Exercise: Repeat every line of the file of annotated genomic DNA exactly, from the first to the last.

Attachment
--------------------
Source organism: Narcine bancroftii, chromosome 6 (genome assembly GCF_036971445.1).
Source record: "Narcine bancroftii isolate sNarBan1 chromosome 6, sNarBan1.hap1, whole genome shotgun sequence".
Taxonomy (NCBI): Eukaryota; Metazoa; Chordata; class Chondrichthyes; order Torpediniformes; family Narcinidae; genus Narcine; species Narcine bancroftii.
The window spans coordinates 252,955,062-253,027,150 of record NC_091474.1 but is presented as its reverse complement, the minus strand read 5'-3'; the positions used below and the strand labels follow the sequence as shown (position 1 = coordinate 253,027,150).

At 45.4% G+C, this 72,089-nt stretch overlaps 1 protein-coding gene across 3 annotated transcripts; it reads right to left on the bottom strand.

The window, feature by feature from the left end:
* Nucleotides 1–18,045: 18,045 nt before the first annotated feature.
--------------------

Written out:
Source organism: Narcine bancroftii, chromosome 6 (genome assembly GCF_036971445.1).
Source record: "Narcine bancroftii isolate sNarBan1 chromosome 6, sNarBan1.hap1, whole genome shotgun sequence".
Taxonomy (NCBI): Eukaryota; Metazoa; Chordata; class Chondrichthyes; order Torpediniformes; family Narcinidae; genus Narcine; species Narcine bancroftii.
The window spans coordinates 252,955,062-253,027,150 of record NC_091474.1 but is presented as its reverse complement, the minus strand read 5'-3'; the positions used below and the strand labels follow the sequence as shown (position 1 = coordinate 253,027,150).

At 45.4% G+C, this 72,089-nt stretch overlaps 1 protein-coding gene across 3 annotated transcripts; it reads right to left on the bottom strand.

The window, feature by feature from the left end:
* Nucleotides 1–18,045: 18,045 nt before the first annotated feature.